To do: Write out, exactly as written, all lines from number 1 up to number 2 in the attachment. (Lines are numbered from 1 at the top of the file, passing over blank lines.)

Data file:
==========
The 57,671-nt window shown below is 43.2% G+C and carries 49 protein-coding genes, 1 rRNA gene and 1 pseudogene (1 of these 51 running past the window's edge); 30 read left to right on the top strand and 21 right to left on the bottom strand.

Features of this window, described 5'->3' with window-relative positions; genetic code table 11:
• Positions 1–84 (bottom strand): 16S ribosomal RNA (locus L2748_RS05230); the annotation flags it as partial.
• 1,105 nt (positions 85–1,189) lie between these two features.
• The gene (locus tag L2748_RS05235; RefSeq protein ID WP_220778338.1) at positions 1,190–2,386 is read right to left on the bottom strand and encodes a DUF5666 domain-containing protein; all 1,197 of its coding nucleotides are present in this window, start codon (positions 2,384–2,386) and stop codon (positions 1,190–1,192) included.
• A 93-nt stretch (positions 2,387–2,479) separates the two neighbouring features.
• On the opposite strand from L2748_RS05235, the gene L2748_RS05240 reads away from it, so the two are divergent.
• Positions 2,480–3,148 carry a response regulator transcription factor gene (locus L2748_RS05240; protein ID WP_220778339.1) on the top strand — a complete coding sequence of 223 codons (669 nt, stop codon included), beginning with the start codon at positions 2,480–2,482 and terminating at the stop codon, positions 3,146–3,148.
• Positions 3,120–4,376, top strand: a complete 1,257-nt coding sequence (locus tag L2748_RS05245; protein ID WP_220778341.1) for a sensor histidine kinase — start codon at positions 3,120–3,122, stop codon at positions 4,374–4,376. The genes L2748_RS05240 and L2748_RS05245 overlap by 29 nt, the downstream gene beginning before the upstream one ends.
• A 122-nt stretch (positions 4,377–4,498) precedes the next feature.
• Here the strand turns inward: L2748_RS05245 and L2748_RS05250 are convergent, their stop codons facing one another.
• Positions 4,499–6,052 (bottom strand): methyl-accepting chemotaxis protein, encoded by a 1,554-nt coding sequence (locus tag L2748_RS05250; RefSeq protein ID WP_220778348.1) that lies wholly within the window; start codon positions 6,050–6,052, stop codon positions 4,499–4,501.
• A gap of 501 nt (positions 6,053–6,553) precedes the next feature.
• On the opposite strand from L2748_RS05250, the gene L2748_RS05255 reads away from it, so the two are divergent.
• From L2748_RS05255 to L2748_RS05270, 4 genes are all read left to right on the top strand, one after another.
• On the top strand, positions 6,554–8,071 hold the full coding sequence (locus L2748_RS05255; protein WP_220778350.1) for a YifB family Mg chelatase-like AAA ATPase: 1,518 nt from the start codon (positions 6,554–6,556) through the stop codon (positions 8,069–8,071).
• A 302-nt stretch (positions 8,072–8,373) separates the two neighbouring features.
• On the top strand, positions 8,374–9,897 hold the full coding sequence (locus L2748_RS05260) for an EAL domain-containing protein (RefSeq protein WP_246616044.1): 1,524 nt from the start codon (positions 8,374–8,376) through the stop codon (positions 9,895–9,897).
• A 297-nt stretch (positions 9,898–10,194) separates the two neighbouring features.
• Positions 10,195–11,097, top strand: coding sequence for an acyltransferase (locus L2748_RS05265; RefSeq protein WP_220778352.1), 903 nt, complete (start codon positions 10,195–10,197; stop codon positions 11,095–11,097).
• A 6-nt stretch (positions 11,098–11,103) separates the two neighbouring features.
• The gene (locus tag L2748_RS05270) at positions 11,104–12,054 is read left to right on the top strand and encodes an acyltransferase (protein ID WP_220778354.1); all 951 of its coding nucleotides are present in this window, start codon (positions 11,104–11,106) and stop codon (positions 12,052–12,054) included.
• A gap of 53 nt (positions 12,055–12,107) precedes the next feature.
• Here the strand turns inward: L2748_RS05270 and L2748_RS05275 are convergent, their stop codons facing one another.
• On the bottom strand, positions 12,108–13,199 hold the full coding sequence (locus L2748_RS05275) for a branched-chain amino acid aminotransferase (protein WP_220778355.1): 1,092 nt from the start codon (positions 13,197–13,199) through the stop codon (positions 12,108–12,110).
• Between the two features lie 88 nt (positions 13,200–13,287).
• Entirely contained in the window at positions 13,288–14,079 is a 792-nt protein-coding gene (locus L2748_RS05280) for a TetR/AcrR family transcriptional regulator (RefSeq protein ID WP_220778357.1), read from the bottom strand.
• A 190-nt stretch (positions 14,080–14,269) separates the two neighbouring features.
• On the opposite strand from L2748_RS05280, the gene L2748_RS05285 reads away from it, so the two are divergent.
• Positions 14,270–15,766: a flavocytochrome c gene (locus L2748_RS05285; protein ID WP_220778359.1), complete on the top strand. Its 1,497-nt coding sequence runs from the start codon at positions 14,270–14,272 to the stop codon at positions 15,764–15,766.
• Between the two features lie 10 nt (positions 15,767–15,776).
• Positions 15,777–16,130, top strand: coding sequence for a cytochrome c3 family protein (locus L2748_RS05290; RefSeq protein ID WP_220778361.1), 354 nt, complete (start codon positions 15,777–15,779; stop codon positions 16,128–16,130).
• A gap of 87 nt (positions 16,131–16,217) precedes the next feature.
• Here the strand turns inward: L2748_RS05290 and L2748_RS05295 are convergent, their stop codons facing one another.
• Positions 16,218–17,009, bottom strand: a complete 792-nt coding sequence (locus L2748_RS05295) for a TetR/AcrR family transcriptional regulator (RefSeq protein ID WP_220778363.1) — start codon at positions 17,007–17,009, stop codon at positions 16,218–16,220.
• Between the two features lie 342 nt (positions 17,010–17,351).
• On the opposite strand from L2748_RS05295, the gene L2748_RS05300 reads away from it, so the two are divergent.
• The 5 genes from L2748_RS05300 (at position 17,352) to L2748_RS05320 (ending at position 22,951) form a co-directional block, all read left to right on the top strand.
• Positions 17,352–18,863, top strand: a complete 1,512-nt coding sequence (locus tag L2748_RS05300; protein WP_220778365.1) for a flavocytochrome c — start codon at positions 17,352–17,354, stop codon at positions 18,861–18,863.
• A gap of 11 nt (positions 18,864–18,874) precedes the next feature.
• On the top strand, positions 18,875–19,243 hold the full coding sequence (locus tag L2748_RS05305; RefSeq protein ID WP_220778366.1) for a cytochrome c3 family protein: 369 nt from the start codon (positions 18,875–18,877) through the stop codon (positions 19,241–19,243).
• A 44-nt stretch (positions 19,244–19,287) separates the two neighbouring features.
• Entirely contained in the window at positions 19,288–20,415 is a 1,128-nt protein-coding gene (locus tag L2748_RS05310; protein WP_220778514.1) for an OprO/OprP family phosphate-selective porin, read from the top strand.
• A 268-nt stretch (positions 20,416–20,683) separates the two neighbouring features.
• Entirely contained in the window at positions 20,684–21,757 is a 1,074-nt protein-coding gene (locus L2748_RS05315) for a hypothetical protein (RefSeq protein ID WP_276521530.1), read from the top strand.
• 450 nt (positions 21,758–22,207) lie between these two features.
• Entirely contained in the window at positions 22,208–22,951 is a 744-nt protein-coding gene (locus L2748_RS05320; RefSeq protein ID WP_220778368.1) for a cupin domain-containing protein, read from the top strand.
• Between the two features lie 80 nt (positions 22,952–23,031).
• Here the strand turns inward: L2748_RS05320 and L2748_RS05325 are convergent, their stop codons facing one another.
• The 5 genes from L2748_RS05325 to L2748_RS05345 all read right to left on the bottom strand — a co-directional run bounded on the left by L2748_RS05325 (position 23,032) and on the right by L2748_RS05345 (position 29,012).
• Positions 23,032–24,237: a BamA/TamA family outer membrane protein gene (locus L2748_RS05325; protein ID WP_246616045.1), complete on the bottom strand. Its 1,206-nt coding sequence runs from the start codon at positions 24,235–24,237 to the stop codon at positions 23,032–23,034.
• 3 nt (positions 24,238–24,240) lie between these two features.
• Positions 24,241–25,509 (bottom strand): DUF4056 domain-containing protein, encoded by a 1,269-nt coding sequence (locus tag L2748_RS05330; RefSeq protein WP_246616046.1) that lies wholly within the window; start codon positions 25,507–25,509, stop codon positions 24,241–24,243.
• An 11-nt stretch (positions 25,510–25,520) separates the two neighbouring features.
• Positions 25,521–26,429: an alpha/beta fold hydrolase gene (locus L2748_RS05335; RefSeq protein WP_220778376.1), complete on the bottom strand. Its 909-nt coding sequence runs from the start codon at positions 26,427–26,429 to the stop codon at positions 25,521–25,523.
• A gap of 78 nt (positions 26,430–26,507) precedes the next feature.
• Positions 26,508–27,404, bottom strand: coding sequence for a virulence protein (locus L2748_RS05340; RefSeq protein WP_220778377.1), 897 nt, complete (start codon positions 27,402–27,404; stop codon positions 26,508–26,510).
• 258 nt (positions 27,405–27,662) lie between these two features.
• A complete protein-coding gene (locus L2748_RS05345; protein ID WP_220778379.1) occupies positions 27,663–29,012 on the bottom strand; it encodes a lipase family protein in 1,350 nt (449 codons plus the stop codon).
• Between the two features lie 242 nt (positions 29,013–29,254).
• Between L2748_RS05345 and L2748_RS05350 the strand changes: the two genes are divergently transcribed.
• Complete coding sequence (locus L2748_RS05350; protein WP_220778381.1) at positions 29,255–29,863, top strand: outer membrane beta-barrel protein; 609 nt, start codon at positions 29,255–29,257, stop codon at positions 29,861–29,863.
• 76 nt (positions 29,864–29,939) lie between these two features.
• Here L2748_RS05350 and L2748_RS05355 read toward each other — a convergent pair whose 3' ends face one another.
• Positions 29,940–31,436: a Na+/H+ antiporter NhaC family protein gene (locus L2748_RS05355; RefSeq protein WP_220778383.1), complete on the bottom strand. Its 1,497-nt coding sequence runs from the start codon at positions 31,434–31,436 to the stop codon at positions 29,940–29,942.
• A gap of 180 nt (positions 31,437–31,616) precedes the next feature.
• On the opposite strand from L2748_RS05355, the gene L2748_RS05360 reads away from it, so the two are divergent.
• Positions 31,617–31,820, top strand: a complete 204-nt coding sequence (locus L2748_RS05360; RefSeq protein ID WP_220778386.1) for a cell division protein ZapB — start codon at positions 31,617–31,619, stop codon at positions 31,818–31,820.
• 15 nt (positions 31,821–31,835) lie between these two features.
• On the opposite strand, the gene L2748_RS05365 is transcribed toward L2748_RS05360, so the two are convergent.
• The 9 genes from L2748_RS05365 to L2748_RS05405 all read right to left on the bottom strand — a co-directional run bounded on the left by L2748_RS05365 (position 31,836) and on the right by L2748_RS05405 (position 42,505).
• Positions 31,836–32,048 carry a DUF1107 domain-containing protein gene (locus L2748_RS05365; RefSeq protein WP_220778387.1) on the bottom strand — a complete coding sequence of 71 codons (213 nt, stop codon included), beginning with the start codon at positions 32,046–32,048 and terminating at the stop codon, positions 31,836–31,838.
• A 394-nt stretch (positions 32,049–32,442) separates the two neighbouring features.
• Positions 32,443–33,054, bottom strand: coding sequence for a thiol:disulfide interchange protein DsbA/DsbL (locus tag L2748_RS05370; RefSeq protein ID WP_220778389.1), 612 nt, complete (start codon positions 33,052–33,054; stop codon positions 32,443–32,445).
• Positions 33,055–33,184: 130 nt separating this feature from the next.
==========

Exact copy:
The 57,671-nt window shown below is 43.2% G+C and carries 49 protein-coding genes, 1 rRNA gene and 1 pseudogene (1 of these 51 running past the window's edge); 30 read left to right on the top strand and 21 right to left on the bottom strand.

Features of this window, described 5'->3' with window-relative positions; genetic code table 11: